Allergan Could Set its Sights on Another Transformative M&A Deal With Biogen, Amgen or AbbVie
July 28, 2015
By Alex Keown, BioSpace.com Breaking News Staff
DUBLIN -- Allergan Plc is not done with its dealmaking.
That was the message Brent Saunders, Allergan’s chief executive officer, told reporters during a conference call Monday afternoon following the company’s sale of its generics business to Israel-based Teva Pharmaceutical for $40.5 billion. Saunders said the company is “reloaded and ready to move,” Bloomberg reported this morning.
Allergan’s sale of its generics business to Teva drove pharmaceutical M&A to more than $220 billion, outpacing the previous year’s M&A, Bloomberg noted. Allergan and Saunders have been responsible for or associated with almost half of the M&A activity, with about $90 billion in activity. In an interview with Forbes, Saunders said the changing dynamics in the way generics are sold was a driving factor in the sale of the generics business. With the consolidation of purchasers, such as CVS-Omnicare, Saunders described the generics business as more business to business sales.
The sale of the generics business to Teva will put Allergan in a “positive to neutral net debt position” and the company’s “cash on hand should be larger than debt on hand,” Saunders told Forbes. Saunders said he would like to see the capital invested for future growth, which, going by his track record as a billion dollar dealmaker, means Allergan will be on the hunt for another merger or acquisition, despite just completing a merger with Actavis Plc earlier this year.
The big question then, is where should Allergan look for its next big move? Umer Raffat, the specialty pharmaceuticals analyst at ISI Evercore, said the smart bet is another big transformative move that could include acquisitions of Biogen , Amgen , AbbVie , or the possibility of a merger with Pfizer . Novartis AG’s Alcon eye-care unit could also be a possibility for acquisition, Andrew Finkelstein, an analyst at Susquehanna International Group in New York, said, according to Bloomberg. Likewise, Ken Cacciatore, an analyst with Cowen & Co., said pursuing Amgen or AbbVie “would be well received by both sets of shareholders if the proper vision was articulated and a friendly agreement could be reached,” Bloomberg noted.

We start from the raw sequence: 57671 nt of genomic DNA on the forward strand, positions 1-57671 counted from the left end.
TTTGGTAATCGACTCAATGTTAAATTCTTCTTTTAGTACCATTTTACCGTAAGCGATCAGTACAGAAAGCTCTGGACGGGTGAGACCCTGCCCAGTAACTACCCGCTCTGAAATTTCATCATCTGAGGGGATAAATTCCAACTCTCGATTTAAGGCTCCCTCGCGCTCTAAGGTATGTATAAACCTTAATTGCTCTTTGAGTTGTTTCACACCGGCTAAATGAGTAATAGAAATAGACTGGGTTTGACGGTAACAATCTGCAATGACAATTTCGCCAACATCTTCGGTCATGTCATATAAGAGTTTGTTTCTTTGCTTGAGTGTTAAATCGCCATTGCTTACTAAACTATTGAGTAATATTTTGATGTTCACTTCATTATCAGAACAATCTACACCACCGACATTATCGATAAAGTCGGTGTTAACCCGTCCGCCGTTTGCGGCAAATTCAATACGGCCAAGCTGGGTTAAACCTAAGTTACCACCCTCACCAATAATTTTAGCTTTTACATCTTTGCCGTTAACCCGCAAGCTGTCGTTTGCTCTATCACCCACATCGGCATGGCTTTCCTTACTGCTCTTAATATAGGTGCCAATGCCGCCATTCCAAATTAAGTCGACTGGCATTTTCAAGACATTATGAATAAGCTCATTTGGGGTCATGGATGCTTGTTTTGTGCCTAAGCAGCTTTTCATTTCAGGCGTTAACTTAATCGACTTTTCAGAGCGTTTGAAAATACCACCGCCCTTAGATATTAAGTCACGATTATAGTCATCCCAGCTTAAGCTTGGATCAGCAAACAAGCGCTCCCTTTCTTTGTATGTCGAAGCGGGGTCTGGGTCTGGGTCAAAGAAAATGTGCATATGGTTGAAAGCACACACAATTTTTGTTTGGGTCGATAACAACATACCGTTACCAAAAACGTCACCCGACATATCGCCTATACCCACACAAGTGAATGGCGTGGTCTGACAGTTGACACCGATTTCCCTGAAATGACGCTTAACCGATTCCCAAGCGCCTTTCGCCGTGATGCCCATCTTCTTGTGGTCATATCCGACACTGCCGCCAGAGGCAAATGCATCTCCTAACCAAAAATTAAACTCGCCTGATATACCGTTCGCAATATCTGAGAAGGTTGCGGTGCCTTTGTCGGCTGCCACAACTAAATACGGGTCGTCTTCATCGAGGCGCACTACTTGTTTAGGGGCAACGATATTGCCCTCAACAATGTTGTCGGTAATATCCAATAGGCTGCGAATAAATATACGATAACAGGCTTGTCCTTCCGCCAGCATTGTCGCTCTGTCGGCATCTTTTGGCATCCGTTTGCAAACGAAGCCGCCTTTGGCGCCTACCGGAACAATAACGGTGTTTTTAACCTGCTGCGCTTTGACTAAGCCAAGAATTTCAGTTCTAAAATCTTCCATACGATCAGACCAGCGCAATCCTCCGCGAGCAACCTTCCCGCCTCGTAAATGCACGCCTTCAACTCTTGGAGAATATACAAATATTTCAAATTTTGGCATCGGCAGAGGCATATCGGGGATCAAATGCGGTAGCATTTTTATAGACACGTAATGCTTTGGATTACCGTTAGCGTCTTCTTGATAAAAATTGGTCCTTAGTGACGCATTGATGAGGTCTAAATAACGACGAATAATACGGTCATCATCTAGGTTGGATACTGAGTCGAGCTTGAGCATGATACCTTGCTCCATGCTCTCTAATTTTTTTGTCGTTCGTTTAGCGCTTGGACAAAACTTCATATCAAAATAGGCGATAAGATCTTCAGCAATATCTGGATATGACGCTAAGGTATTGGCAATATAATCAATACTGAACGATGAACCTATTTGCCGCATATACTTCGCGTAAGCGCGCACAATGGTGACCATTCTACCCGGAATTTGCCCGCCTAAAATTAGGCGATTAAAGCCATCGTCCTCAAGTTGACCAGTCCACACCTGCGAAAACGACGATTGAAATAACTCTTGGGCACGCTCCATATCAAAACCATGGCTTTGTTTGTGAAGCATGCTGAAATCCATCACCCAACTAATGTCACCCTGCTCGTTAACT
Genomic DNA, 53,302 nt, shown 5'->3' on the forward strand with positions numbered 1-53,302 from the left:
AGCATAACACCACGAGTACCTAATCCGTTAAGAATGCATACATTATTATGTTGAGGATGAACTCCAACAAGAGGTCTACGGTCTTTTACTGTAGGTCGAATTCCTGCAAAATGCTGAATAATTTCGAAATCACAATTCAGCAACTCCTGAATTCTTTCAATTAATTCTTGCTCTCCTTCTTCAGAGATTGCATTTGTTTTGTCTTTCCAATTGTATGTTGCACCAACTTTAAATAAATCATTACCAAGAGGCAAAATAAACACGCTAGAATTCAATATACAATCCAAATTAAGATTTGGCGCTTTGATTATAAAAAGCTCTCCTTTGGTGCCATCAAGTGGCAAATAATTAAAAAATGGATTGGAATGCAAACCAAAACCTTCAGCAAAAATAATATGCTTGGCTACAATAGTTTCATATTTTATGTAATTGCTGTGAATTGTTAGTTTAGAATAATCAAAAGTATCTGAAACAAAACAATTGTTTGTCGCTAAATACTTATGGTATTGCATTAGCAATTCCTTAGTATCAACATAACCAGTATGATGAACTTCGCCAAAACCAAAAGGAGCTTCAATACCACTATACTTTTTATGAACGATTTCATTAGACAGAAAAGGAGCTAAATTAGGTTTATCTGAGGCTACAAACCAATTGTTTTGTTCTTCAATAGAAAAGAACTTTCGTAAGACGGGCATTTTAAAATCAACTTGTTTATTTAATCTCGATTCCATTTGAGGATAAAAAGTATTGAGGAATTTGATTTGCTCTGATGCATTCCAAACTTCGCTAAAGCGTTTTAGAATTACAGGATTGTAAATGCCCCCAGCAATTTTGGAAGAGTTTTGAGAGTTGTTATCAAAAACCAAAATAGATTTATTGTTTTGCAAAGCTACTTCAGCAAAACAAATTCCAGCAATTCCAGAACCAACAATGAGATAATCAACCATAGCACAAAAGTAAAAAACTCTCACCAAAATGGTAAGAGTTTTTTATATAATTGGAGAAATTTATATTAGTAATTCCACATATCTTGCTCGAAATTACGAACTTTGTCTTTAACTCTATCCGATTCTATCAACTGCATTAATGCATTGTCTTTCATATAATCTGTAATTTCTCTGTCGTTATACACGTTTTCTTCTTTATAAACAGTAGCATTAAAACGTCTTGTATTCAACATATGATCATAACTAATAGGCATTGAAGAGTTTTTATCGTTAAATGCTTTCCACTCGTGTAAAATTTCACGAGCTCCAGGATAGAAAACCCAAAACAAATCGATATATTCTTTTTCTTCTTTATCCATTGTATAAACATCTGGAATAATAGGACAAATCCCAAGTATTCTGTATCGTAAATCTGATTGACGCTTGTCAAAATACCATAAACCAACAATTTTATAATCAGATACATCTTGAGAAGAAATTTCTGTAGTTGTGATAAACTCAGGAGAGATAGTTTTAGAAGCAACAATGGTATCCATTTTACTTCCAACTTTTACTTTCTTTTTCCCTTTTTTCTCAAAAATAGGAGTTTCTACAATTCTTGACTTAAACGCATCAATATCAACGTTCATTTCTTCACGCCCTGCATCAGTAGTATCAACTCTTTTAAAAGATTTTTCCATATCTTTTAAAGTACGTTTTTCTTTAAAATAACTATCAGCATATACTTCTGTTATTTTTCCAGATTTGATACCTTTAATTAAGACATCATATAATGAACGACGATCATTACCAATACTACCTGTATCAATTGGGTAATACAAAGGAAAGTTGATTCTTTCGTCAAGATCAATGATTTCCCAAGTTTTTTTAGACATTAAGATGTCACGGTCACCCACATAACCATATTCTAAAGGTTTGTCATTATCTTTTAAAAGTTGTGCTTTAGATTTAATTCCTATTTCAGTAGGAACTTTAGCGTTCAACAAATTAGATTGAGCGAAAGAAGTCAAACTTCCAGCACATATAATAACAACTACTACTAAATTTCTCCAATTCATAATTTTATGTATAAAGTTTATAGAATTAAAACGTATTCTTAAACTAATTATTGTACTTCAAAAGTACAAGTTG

While those are possibilities, Saunders told Forbes timing is everything when it comes to dealmaking.
“If the timing isn’t right, then you move onto the next target. If the valuation is too high, you don’t take the deal. But there are always opportunities,” he said to Forbes.
With respect to buying other pharmaceutical companies or portions of pipelines, Saunders told Forbes companies must be disciplined when it comes to buying.
“When you look at some of the things we’ve done, whether they be Forest or Kythera or Furiex, they were things that I think we got at the right price. We’ve always maintained strong financial discipline,” he said.
While the next transformative deal has yet to be announced, and will likely not occur until 2016, Allergan has been at the heart of M&A activity over the past year. Some of the most recent deals include:
• The sale of its generics brand to Teva for $40.5 billion.
• The acquisition of depression drugmaker Naurex for $560 million.
• The purchase of Merck & Co.’s small molecule oral calcitonin gene-related peptide (CGRP) receptor antagonists to treat migraine for more than $250 million.
• The acquisition of Bay Area’s Oculeve, a maker of eye care therapies, for $125 million+.
• The acquisition of Kythera Biopharmaceuticals, which is focused on the treatment of double chins, for approximately $2.1 billion.
• The completion of its merger with Actavis Plc and the official name change to Allergan Plc.